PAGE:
The Japanese philosophy of life called Ikigai is becoming more and more popular in our Western world as well. Since I first wrote a practical guide on this subject two years ago, about half a dozen books and countless articles on ikigai have been published.
Hundreds of years of experience have gone into this philosophy, and many transformations and interpretations have been made especially over the past few decades, depending on who is looking at it from which angle. Ikigai itself cannot be reduced only to the purpose itself. It usually starts with the 4 core questions of Ikigai:
- What is it that you love?
- What are you really good at?
- What is it that the world needs?
- What is it that you can be paid for?
Of course, there is so much more behind this profound Japanese philosophy of life. For those who have never studied Ikigai, I recommend a quick look at this article about how to find your Why with Ikigai. The first part is about the history of Ikigai.
The concept of Ikigai can help you find your Why. Nevertheless, it does not mean that you can no longer have a good life without a purpose or that you have to find that one purpose. One of the biggest paradoxes seems to be that the very search for purpose often keeps people from finding their purpose. This leads us to the biggest misconceptions people have about their purpose, their ikigai:
- Misconception #1: Your Ikigai (aka your purpose) is valid for your entire life.
- Misconception #2: You must have an Ikigai, a purpose.
- Misconception #3: Until you find your purpose, you will not live a full life.
Misconception #1: Your Ikigai (aka your purpose) is valid for your whole life.
We humans, if all goes well, have quite a long life, which can be very different. I am a completely different person today with different interests than I was 30 years ago. Many things have changed: the environment I live in, my personal environment (ok, a few old friends are still around me, thankfully), the things I do to earn money and my skills have evolved as well. Not just evolved, I’ve regularly learned about completely new subjects, engaged with them, and opened up completely new worlds for myself. How can I expect my purpose of why I’m here could still be the same? Even what represents my ikigai as of today, why I can’t wait to get out of bed in the morning, may have completely changed 10 years from now. As our environment changes, so do the things and issues that are really important to us. We change and therefore your purpose, your meaning of life, may change too.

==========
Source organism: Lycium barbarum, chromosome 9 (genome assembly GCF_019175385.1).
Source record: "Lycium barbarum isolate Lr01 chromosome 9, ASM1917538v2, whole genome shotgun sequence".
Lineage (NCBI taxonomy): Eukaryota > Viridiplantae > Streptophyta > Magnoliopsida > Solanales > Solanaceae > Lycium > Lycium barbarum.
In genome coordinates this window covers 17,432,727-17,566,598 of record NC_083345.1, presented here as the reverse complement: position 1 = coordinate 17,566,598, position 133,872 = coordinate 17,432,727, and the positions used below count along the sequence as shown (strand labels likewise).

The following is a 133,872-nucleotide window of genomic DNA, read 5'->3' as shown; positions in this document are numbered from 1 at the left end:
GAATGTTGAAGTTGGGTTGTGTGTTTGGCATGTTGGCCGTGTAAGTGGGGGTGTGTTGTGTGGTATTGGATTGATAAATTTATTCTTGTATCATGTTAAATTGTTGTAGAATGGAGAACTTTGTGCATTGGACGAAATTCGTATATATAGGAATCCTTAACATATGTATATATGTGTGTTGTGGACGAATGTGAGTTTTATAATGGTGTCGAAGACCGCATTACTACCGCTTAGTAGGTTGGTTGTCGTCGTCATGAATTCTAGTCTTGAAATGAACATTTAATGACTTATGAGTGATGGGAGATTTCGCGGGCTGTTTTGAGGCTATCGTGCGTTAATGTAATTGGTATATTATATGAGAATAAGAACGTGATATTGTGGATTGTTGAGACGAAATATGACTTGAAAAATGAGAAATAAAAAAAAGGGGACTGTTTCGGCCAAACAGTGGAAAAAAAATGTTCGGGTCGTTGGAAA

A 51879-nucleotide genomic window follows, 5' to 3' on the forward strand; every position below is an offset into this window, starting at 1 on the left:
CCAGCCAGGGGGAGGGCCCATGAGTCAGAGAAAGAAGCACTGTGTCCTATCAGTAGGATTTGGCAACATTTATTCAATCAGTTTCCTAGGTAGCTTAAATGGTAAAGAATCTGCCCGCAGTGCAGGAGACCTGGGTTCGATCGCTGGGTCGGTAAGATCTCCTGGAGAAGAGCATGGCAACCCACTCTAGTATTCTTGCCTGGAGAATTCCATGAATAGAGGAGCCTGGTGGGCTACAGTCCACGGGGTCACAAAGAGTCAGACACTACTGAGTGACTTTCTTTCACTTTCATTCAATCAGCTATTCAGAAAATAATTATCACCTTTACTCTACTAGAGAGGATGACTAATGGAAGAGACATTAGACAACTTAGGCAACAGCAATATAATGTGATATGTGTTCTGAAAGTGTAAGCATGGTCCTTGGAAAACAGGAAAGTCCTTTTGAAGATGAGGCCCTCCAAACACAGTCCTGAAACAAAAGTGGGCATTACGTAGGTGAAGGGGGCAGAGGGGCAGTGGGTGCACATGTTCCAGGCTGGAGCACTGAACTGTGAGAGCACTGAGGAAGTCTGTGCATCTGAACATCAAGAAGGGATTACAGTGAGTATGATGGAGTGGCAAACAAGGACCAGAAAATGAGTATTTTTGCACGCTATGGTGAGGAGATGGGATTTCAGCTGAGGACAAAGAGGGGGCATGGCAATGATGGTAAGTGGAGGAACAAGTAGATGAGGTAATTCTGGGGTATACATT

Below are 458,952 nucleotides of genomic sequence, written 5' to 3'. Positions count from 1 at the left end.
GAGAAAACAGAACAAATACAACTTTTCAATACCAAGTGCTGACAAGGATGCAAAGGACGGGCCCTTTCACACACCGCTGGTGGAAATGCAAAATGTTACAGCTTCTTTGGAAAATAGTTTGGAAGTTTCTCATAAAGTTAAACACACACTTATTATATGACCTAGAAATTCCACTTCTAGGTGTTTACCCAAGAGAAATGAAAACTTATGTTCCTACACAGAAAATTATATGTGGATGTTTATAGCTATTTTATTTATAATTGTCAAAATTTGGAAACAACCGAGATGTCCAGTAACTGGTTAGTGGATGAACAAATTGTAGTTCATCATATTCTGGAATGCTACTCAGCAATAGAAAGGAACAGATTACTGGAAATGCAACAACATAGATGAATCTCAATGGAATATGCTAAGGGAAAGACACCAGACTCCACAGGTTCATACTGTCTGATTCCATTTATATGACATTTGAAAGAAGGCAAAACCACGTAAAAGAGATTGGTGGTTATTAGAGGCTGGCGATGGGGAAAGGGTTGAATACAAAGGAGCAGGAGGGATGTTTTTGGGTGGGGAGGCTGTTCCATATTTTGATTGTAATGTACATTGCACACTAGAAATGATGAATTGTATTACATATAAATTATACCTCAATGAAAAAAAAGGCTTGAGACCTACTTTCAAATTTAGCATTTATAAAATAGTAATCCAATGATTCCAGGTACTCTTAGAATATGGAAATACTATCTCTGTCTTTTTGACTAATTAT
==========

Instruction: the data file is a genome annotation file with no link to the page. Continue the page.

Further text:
The model of Ikigai with the 4 main themes of love, ability, need and payment serves as a way to help you question your path. Most of the time we realize at a certain point that something is wrong, but we don’t know what it is. With the right questions and when we see the right connections, we can also figure out what is already here with us, what is good, and what may be missing.
Misconception #2: You must have an Ikigai, a purpose
Your ikigai, and therefore your meaning in life, is not a monogamous relationship that lasts for the rest of your life. As with relationships, there are people who find their meaning very early and can live this fulfillment in sheer happiness to the fullest until the end of their lives without even a day of doubt. Others do not find this fulfillment and go on a search for happiness and purpose all their lives. You don’t have to have that one purpose. The model of Ikigai says that all pillars (love, ability, need, payment) should be fulfilled and this is only logical. If everything that fulfills you does not bring in enough money, you cannot pay your bills. But it does not automatically say that everything has to be fulfilled out of a purpose. Most people will not only have a changing purpose in the course of their life, or at least make adjustments, but will also find their meaning in several areas. The art of life is, and this is where Ikigai helps you, to find these different themes and see if and how you can combine them.
Some people equate their purpose with meaning or confuse them with each other. You can have a purpose, a Why that drives you. And different tasks that help you to fill this Why with life and still earn enough to make a living. Or you have more than one Why. There is nothing wrong with that. Either they complement each other or you may try to find a balance here, how you can live well with them. The Ikigai model also supports you in this. Focus on what you already have, what is important to you and what supports your values.
Misconception #3: Until you find your purpose, you will not live a full life.
This is one of the assumptions with the most negative effects ever for our whole life. Articles, books or coaches telling you what you MUST have, that you can’t be happy without it. That you are missing something. Sure, if you feel that something is missing it makes sense to look closer and maybe start a change in your life. But that doesn’t mean that you can’t live a happy, joyful life until then. The route becomes the destination!
The best immediate help for this assumption is a first look at your life, at what you already have. We humans are, especially currently, so focused on what we want to have or what we think we are missing, that we pay far too little attention to what we already do have in life. Here I recommend you to invest a few minutes of your time in the article “The pursuit for happiness“.
Even if you haven’t found your purpose in life yet or are unable to do so right now due to current circumstances, you can still live a happy and fullfilling life. There is so much to be grateful for here and now. Start with what you have and develop towards your purpose. Your Why is something like a guiding star in the sky that leads the route, the direction. Something that you can orientate yourself by, like your values. And now enjoy your path and the time you spend on this route. That alone will make your life so much more fulfilling.